When the invite from Toyota came in, Ford’s senior executive team was skeptical.
We invite you to visit our newest manufacturing plant. Send your top engineers and bring all your questions. We’re anxious to share our methods.
When the engineers came back from their visit, they confirmed the skepticism. “It wasn’t a real auto manufacturing facility,” the plant engineers explained. “Sure they had chassis and tools, and people, but spare parts and components were virtually nonexistent. The warehouse was too small to support the level of schedule activity. It was staged, like a movie.”¹
With the benefit of history, we know that it was not staged. The “experts” from Ford saw the real thing before it displaced Detroit’s auto leadership position.
You’ve likely heard the story of Steve Jobs’ inspiration for what became the Mac. In exchange for a pre-IPO allocation for Apple stock, Xerox invited Job and some of his engineers to get an inside peek into their PARC facility. While there, the Xerox engineers shared some of the innovations they’d added to their Alto machine like the “what you see is what you get” graphic user interface, bitmapping and a mouse.
One part of the story that is often told wrong is that Xerox didn’t know what they had and as a result they let Jobs “steal” it. This isn’t true. They knew the Alto was powerful. They introduced the Alto in a 1972 commercial as the first desktop computer with a graphic user interface, showed how it could revolutionize your office life by using things like email, word processing and reminders “all controlled by a cursor.” Why have most people never heard of the Alto, and today Apple is the most valuable company in history? Because Xerox thought that the Alto would simply be too expensive to put on sale commercially. The reality is that the failure of Xerox to capitalize on their invention was a technology or vision failure, it was really a product marketing failure.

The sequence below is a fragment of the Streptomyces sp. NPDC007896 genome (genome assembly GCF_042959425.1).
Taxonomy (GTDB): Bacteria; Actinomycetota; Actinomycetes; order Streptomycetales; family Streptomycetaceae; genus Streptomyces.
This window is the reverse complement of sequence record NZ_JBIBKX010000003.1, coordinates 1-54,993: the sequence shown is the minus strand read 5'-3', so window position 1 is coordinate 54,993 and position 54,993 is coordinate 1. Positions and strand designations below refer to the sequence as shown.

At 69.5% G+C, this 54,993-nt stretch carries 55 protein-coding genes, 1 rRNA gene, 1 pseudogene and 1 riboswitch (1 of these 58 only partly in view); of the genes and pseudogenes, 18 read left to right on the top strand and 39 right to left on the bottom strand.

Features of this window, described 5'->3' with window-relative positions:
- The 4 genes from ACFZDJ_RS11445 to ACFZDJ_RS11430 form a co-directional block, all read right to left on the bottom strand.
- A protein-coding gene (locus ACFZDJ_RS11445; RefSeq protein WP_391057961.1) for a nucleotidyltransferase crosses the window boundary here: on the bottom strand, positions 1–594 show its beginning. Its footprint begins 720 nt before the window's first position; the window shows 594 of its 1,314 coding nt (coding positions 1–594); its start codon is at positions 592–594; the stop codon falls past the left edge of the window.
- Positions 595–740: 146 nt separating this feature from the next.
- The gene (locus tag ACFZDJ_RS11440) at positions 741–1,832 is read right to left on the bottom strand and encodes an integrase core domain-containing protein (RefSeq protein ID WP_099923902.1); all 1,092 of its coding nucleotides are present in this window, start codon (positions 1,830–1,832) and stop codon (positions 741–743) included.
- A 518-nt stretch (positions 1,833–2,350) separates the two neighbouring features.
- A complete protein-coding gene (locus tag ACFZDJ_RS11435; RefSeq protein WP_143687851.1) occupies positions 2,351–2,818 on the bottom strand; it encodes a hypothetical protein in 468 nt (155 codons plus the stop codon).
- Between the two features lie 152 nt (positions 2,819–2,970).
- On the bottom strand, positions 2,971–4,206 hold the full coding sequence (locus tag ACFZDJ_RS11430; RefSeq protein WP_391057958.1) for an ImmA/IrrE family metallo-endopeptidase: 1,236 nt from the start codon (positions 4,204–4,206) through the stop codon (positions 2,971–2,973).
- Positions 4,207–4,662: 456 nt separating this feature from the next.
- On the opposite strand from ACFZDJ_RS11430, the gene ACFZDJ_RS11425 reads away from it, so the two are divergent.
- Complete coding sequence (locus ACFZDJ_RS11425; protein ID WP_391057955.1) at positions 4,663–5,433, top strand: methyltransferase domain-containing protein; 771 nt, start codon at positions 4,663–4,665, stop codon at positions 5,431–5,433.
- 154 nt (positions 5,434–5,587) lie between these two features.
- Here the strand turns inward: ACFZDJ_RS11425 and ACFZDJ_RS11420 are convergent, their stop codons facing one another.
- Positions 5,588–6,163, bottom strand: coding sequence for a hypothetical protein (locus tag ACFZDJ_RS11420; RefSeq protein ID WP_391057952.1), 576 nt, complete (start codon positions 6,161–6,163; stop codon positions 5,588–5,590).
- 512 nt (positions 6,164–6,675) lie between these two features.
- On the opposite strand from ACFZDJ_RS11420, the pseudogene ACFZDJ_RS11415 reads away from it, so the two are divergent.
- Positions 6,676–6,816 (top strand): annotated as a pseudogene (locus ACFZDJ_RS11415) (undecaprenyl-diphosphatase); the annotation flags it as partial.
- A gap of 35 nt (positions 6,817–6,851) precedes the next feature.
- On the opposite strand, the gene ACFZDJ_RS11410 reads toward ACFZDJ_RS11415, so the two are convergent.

Think about this for a moment. If the expert engineers from Ford couldn’t see the value of the just-in-time, LEAN manufacturing process and the product marketing experts at Xerox couldn’t see a path to viability with something as powerful as the Alto, what’s the likelihood that a great demo, or presentation will be enough for the companies in your target market to change their course/speed to embrace your solution? These are two powerful examples of a barrier that faces all humans and has a profound impact on your ability to position your products and services to generate new opportunities by highlighting the amazing outcomes you create and the problems you solve. The barrier is called “problem blindness.”
What Is Problem Blindness
In his most recent book Upstream: The Quest To Solve Problems Before They Happen, Dan Heath shares this description: the belief that negative outcomes are natural, inevitable, or simply out of our control. When we’re blind to a problem, we treat it like the weather. We may know it’s bad, but ultimately, we just shrug our shoulders. “What am I supposed to do about it? It’s the weather.” Problem blindness creates passivity, even in the face of enormous harm. Problem blindness explains why extraordinarily smart people do extraordinarily dumb things or make bad decisions.